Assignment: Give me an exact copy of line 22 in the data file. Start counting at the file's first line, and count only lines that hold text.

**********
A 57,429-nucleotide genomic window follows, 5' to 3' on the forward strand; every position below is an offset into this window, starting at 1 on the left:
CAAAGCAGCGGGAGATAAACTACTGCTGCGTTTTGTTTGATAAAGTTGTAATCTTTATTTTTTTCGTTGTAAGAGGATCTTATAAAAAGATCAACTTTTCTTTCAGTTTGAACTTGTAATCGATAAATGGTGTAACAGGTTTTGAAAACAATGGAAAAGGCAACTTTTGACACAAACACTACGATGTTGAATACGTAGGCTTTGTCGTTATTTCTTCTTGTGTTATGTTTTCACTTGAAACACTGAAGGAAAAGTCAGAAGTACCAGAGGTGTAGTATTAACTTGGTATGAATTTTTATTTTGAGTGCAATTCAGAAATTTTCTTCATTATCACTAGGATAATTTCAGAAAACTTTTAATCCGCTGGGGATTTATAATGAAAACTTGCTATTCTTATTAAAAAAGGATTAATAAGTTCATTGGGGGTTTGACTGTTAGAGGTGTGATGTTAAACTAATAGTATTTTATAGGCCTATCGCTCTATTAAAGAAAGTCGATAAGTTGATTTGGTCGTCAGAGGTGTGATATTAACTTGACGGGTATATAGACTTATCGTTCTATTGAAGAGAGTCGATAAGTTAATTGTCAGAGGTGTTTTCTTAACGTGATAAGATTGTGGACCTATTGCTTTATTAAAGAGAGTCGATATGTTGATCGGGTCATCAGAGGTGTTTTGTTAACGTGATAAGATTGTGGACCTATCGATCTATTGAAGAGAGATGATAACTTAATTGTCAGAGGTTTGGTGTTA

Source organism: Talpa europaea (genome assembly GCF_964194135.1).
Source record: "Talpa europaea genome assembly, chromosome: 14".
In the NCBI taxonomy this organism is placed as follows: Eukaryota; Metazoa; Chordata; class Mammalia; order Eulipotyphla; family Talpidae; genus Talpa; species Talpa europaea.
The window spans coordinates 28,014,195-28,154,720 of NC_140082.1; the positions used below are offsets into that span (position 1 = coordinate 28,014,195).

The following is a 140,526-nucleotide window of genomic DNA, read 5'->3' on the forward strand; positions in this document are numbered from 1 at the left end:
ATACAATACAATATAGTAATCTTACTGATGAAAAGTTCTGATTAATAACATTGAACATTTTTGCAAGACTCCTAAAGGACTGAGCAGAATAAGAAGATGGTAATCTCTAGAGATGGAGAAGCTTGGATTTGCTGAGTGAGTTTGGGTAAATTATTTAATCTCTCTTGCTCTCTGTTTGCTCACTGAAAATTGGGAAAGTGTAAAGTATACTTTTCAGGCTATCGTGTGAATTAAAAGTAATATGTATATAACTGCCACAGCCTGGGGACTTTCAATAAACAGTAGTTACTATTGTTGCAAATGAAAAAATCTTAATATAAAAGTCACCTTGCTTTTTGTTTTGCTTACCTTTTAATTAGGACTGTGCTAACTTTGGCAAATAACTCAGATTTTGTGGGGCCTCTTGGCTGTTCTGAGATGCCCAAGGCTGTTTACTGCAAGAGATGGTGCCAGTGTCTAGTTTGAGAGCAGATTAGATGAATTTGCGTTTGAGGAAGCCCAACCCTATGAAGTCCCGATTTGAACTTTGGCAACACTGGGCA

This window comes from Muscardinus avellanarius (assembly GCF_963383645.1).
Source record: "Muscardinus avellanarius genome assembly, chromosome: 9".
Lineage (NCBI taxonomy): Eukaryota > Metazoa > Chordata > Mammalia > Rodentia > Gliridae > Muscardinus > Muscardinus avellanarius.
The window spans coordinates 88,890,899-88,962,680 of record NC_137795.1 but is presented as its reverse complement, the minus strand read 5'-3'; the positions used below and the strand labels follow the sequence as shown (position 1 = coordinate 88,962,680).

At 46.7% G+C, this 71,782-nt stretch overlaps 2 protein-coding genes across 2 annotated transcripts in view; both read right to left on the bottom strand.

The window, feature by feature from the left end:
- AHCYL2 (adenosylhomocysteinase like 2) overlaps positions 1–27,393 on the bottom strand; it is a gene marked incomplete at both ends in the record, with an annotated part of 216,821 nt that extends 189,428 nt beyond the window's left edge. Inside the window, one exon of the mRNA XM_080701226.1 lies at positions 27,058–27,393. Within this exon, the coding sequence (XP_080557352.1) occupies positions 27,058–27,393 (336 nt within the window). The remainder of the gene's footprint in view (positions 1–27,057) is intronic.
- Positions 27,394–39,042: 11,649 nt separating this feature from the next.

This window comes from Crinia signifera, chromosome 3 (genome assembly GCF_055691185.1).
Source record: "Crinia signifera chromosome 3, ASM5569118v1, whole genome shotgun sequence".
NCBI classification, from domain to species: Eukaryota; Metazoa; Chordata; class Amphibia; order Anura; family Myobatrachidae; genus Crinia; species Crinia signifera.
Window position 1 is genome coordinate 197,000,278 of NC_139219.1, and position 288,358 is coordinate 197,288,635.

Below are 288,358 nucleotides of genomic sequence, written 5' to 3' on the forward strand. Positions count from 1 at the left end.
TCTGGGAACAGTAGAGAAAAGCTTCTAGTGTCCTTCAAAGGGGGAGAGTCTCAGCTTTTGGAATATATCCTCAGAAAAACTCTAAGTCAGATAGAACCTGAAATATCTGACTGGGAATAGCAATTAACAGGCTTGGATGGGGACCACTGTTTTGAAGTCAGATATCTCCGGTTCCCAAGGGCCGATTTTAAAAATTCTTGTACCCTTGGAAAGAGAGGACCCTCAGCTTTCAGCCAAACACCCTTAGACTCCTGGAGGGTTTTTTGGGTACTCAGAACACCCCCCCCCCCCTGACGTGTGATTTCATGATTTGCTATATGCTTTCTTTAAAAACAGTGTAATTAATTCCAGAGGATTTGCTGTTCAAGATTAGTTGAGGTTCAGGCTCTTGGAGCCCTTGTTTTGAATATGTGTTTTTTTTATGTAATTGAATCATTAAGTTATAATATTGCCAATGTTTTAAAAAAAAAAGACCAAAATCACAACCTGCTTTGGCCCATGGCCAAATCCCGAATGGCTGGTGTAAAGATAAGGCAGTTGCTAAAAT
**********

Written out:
TCTGGGAACAGTAGAGAAAAGCTTCTAGTGTCCTTCAAAGGGGGAGAGTCTCAGCTTTTGGAATATATCCTCAGAAAAACTCTAAGTCAGATAGAACCTGAAATATCTGACTGGGAATAGCAATTAACAGGCTTGGATGGGGACCACTGTTTTGAAGTCAGATATCTCCGGTTCCCAAGGGCCGATTTTAAAAATTCTTGTACCCTTGGAAAGAGAGGACCCTCAGCTTTCAGCCAAACACCCTTAGACTCCTGGAGGGTTTTTTGGGTACTCAGAACACCCCCCCCCCCCTGACGTGTGATTTCATGATTTGCTATATGCTTTCTTTAAAAACAGTGTAATTAATTCCAGAGGATTTGCTGTTCAAGATTAGTTGAGGTTCAGGCTCTTGGAGCCCTTGTTTTGAATATGTGTTTTTTTTATGTAATTGAATCATTAAGTTATAATATTGCCAATGTTTTAAAAAAAAAAGACCAAAATCACAACCTGCTTTGGCCCATGGCCAAATCCCGAATGGCTGGTGTAAAGATAAGGCAGTTGCTAAAAT